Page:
The Fourth of July holiday is more than just one day. It usually means a pretty good week. A little less work, a little more food, and a lot of fireworks. It’s fun for everybody.

Unless you’re a dog, of course. Then fireworks are a terrible tradition that should be abolished.

It’s also a good time to appreciate our independence and the freedoms we enjoy. And with the fantasy season just a couple months away, it’s also time to start thinking about your independence when it comes to finding good sources of information. This is all just a roundabout way of saying that you’re absolutely going to tank your season unless you find independent sources for fantasy football news.

The truth is that when you visit clearly-biased sources, you’re wasting your time and actually avoiding the truth. As you begin to ramp up your draft prep, be on the lookout for time-wasting media.

Now, I can hear some of you saying okay, Michael, that’s nice and all. So how about identifying these places? Well, here’s a shortlist:

Local media. You might think that going to local newspapers, reporters, radio stations, and podcasts from a team’s city will help you get inside information, or at least some data that national media might overlook. In reality, you’re using biased sources, and sometimes they’re hired mouthpieces for that particular team.

As you know, football is a business. And if a media outlet wants access to the local team, they can’t deviate too far from the team’s official position. A certain rookie looks fantastic and is picking up the playbook faster than expected. A veteran is ahead of schedule with their injury rehab. A later-round draft pick is making waves in camp and could play a big role this season. Blah blah blah.

Is it true? Maybe. Maybe not. Who knows? But if an outlet says a newly-signed veteran looks old and slow, or the “new” playbook looks boring, or a high draft pick looks lackluster, the team isn’t going to be eager to grant interviews or give them information. And if they’re an official partner of the team, you can expect the kind of sanitized information that would make North Korea proud. Maybe there’s an outlier here and there, but you can safely skip these sources.

Mouthpieces who gain social currency by saying outlandish things. Some talking heads and websites say things for views and clicks, and that includes making outlandish predictions or silly rankings. They just want to generate buzz by hyping up deep sleepers or “going against the grain." It's not founded on anything except a desire to raise their digital profile.

If it sounds crazy, it's not ahead-of-the-curve information. It's probably just crazy.

Fantasy shows from networks that carry NFL games. Do you think they pay billions of dollars to trash what they’re buying, or take risks as far as evaluations go? Of course not. They play it safe to keep the product looking valuable and not make any waves. They’re about as informative as a pregame show (which I haven’t watched in several years).

Content from daily fantasy sports sites. DFS sites have one goal: To get you to gamble. That's their agenda. Whatever they write about players, the only objective is to get you to deposit money into your account. Do you think they care about your office league, or the 20-year league with your buddies? Nope and nope.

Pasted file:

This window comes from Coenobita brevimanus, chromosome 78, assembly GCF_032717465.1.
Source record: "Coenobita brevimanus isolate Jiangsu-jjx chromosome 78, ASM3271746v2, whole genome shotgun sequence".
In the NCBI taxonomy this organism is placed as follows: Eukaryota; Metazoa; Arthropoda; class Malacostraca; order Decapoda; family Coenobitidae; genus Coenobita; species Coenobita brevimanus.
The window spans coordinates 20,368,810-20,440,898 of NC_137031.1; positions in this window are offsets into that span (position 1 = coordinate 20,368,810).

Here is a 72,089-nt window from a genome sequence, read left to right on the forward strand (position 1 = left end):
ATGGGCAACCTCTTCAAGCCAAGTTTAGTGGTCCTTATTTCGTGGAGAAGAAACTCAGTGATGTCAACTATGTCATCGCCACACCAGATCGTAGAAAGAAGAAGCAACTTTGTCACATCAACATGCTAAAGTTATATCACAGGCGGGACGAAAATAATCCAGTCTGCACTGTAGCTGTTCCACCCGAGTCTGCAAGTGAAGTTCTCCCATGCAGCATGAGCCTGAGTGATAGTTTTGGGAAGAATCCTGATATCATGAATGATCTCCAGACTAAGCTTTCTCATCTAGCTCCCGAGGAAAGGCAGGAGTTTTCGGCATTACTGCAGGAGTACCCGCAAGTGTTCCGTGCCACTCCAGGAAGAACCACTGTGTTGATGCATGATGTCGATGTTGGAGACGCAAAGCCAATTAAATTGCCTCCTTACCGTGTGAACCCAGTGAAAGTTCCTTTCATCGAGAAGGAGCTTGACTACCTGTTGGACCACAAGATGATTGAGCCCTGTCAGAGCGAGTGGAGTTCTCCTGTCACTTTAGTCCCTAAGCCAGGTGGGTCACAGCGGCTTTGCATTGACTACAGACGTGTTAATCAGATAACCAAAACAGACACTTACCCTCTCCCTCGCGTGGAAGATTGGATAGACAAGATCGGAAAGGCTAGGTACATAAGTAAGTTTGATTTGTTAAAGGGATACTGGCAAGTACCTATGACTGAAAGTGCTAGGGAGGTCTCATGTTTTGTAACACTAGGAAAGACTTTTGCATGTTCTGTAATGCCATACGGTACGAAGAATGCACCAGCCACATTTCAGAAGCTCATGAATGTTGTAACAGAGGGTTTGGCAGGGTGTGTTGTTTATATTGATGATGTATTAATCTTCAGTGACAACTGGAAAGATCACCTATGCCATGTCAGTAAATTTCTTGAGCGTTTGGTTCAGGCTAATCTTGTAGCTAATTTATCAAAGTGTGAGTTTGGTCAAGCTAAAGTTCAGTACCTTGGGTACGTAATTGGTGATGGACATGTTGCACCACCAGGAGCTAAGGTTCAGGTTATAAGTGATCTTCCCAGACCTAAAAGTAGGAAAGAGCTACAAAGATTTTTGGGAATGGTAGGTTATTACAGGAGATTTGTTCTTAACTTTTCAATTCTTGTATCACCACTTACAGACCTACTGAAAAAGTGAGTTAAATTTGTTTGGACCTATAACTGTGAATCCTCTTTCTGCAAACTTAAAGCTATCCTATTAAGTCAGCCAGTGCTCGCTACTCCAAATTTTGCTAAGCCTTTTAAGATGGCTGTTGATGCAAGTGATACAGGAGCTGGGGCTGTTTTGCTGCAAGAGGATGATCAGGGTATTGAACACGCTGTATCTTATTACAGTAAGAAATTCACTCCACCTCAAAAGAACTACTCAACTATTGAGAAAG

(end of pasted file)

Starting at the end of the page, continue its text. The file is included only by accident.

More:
Coaches. Never believe coaches. They're liars because their agenda has nothing to do with fantasy football or helping your team. They might be motivating a player, motivating a backup, drumming up trade interest, protecting their job, tricking their next opponent, or something else entirely. Don't believe any coaches, whether they're head coaches, assistant coaches, position coaches, life coaches, or grade-school P.E. coaches. They lie.

Now, I’m sure you can find some good advice needles in these giant haystacks. But if you rely on these sources for your draft preparations, you’re hurting your team.

So where are the good sources? Well, not to sound self-serving, but this website is one of them. Ian and Andy do a great job of sifting through data to find relevant information that will help your team. And they’re not biased, so you’re getting objective perspectives.

(Well, Andy is a huge Brett Favre fan for some unknown reason that defies logic. But Brett’s retired now, so no worries).

And there are plenty of other sites, of course. And message boards, and Twitter accounts. And podcasts, too (which Fantasy Index also has). Since my leaguemates read this column, I’m not going to give away my favorites. I have a title to defend, you know. But it’s important that you utilize a variety of sources, both before your draft, as the regular season progresses, and even the hours before kickoff each week. Different content has different strengths, so feel free to use any of them as needed.

That's all I wanted to tell you this week. You don’t have to do any heavy lifting now. There’s plenty of time, and many things will change to make today's preparations worthless, anyway. I'm just advising you that it’s time to prepare to prepare. Be skeptical about where you’re getting your information, and put extra effort in finding sources without an obvious bias. In the meantime, celebrate our country’s independence with good friends, family, and lots of food. And fireworks, unless you have dogs. Then maybe just give them a break.

What are your go-to outlets for reliable, objective information? What criteria do you use to determine which ones are the best? Have you been burned in the past by a fantasy website or show? Do you have dogs that actually like fireworks? Share your thoughts below.